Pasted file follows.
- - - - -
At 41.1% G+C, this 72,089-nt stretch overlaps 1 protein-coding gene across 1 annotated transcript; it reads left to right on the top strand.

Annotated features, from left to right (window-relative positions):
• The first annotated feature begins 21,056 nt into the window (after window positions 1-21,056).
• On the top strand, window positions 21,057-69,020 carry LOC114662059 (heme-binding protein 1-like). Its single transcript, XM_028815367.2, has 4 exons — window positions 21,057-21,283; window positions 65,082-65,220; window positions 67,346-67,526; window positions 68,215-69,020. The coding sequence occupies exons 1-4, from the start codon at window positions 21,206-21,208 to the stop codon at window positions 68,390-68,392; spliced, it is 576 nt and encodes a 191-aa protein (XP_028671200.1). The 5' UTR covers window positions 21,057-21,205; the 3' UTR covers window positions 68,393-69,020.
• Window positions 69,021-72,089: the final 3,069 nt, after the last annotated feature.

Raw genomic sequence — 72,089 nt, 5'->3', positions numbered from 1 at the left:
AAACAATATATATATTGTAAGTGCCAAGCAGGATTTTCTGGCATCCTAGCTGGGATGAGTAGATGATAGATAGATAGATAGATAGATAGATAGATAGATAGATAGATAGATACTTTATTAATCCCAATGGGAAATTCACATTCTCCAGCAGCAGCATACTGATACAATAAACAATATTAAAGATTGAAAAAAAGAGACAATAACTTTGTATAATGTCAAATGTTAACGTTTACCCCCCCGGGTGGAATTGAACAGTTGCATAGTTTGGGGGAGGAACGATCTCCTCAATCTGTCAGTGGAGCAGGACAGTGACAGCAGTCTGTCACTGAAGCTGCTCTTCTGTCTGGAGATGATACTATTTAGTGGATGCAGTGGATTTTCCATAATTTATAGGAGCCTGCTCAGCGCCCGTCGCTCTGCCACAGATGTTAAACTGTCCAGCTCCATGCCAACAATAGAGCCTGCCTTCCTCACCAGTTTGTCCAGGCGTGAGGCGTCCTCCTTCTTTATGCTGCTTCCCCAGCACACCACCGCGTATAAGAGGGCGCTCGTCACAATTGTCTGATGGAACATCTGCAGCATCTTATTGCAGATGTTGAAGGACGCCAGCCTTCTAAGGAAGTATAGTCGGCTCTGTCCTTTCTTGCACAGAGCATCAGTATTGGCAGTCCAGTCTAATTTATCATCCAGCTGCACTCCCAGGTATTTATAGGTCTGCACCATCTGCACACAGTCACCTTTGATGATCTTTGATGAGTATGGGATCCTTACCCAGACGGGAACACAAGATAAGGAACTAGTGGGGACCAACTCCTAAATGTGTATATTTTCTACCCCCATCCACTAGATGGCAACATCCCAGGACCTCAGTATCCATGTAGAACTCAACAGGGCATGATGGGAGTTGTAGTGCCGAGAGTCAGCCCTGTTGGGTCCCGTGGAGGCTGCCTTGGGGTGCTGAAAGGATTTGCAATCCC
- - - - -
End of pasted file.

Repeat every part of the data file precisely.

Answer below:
At 41.1% G+C, this 72,089-nt stretch overlaps 1 protein-coding gene across 1 annotated transcript; it reads left to right on the top strand.

Annotated features, from left to right (window-relative positions):
• The first annotated feature begins 21,056 nt into the window (after window positions 1-21,056).
• On the top strand, window positions 21,057-69,020 carry LOC114662059 (heme-binding protein 1-like). Its single transcript, XM_028815367.2, has 4 exons — window positions 21,057-21,283; window positions 65,082-65,220; window positions 67,346-67,526; window positions 68,215-69,020. The coding sequence occupies exons 1-4, from the start codon at window positions 21,206-21,208 to the stop codon at window positions 68,390-68,392; spliced, it is 576 nt and encodes a 191-aa protein (XP_028671200.1). The 5' UTR covers window positions 21,057-21,205; the 3' UTR covers window positions 68,393-69,020.
• Window positions 69,021-72,089: the final 3,069 nt, after the last annotated feature.

Raw genomic sequence — 72,089 nt, 5'->3', positions numbered from 1 at the left:
AAACAATATATATATTGTAAGTGCCAAGCAGGATTTTCTGGCATCCTAGCTGGGATGAGTAGATGATAGATAGATAGATAGATAGATAGATAGATAGATAGATAGATAGATACTTTATTAATCCCAATGGGAAATTCACATTCTCCAGCAGCAGCATACTGATACAATAAACAATATTAAAGATTGAAAAAAAGAGACAATAACTTTGTATAATGTCAAATGTTAACGTTTACCCCCCCGGGTGGAATTGAACAGTTGCATAGTTTGGGGGAGGAACGATCTCCTCAATCTGTCAGTGGAGCAGGACAGTGACAGCAGTCTGTCACTGAAGCTGCTCTTCTGTCTGGAGATGATACTATTTAGTGGATGCAGTGGATTTTCCATAATTTATAGGAGCCTGCTCAGCGCCCGTCGCTCTGCCACAGATGTTAAACTGTCCAGCTCCATGCCAACAATAGAGCCTGCCTTCCTCACCAGTTTGTCCAGGCGTGAGGCGTCCTCCTTCTTTATGCTGCTTCCCCAGCACACCACCGCGTATAAGAGGGCGCTCGTCACAATTGTCTGATGGAACATCTGCAGCATCTTATTGCAGATGTTGAAGGACGCCAGCCTTCTAAGGAAGTATAGTCGGCTCTGTCCTTTCTTGCACAGAGCATCAGTATTGGCAGTCCAGTCTAATTTATCATCCAGCTGCACTCCCAGGTATTTATAGGTCTGCACCATCTGCACACAGTCACCTTTGATGATCTTTGATGAGTATGGGATCCTTACCCAGACGGGAACACAAGATAAGGAACTAGTGGGGACCAACTCCTAAATGTGTATATTTTCTACCCCCATCCACTAGATGGCAACATCCCAGGACCTCAGTATCCATGTAGAACTCAACAGGGCATGATGGGAGTTGTAGTGCCGAGAGTCAGCCCTGTTGGGTCCCGTGGAGGCTGCCTTGGGGTGCTGAAAGGATTTGCAATCCC